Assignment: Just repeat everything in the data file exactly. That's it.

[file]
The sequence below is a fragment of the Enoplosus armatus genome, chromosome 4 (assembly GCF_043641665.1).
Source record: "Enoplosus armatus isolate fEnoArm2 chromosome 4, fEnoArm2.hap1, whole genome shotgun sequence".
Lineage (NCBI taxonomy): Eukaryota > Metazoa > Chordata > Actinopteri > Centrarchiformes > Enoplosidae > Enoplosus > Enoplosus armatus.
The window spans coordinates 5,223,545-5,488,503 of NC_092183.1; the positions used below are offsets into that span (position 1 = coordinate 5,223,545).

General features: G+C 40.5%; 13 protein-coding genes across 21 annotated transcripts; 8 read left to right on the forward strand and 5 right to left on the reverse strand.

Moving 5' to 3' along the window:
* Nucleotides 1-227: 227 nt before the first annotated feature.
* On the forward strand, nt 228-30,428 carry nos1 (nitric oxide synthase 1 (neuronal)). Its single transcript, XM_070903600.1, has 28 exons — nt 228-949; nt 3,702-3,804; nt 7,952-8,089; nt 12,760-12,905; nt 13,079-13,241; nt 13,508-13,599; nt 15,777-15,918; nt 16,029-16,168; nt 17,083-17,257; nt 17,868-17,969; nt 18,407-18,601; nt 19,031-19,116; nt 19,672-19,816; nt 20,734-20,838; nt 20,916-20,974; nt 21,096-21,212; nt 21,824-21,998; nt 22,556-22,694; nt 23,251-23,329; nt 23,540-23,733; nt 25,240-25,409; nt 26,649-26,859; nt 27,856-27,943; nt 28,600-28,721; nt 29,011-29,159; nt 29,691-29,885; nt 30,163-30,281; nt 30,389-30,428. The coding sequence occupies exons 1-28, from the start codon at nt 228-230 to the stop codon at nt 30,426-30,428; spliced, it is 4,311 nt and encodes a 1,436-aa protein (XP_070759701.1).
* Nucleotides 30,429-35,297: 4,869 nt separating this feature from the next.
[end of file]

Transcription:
The sequence below is a fragment of the Enoplosus armatus genome, chromosome 4 (assembly GCF_043641665.1).
Source record: "Enoplosus armatus isolate fEnoArm2 chromosome 4, fEnoArm2.hap1, whole genome shotgun sequence".
Lineage (NCBI taxonomy): Eukaryota > Metazoa > Chordata > Actinopteri > Centrarchiformes > Enoplosidae > Enoplosus > Enoplosus armatus.
The window spans coordinates 5,223,545-5,488,503 of NC_092183.1; the positions used below are offsets into that span (position 1 = coordinate 5,223,545).

General features: G+C 40.5%; 13 protein-coding genes across 21 annotated transcripts; 8 read left to right on the forward strand and 5 right to left on the reverse strand.

Moving 5' to 3' along the window:
* Nucleotides 1-227: 227 nt before the first annotated feature.
* On the forward strand, nt 228-30,428 carry nos1 (nitric oxide synthase 1 (neuronal)). Its single transcript, XM_070903600.1, has 28 exons — nt 228-949; nt 3,702-3,804; nt 7,952-8,089; nt 12,760-12,905; nt 13,079-13,241; nt 13,508-13,599; nt 15,777-15,918; nt 16,029-16,168; nt 17,083-17,257; nt 17,868-17,969; nt 18,407-18,601; nt 19,031-19,116; nt 19,672-19,816; nt 20,734-20,838; nt 20,916-20,974; nt 21,096-21,212; nt 21,824-21,998; nt 22,556-22,694; nt 23,251-23,329; nt 23,540-23,733; nt 25,240-25,409; nt 26,649-26,859; nt 27,856-27,943; nt 28,600-28,721; nt 29,011-29,159; nt 29,691-29,885; nt 30,163-30,281; nt 30,389-30,428. The coding sequence occupies exons 1-28, from the start codon at nt 228-230 to the stop codon at nt 30,426-30,428; spliced, it is 4,311 nt and encodes a 1,436-aa protein (XP_070759701.1).
* Nucleotides 30,429-35,297: 4,869 nt separating this feature from the next.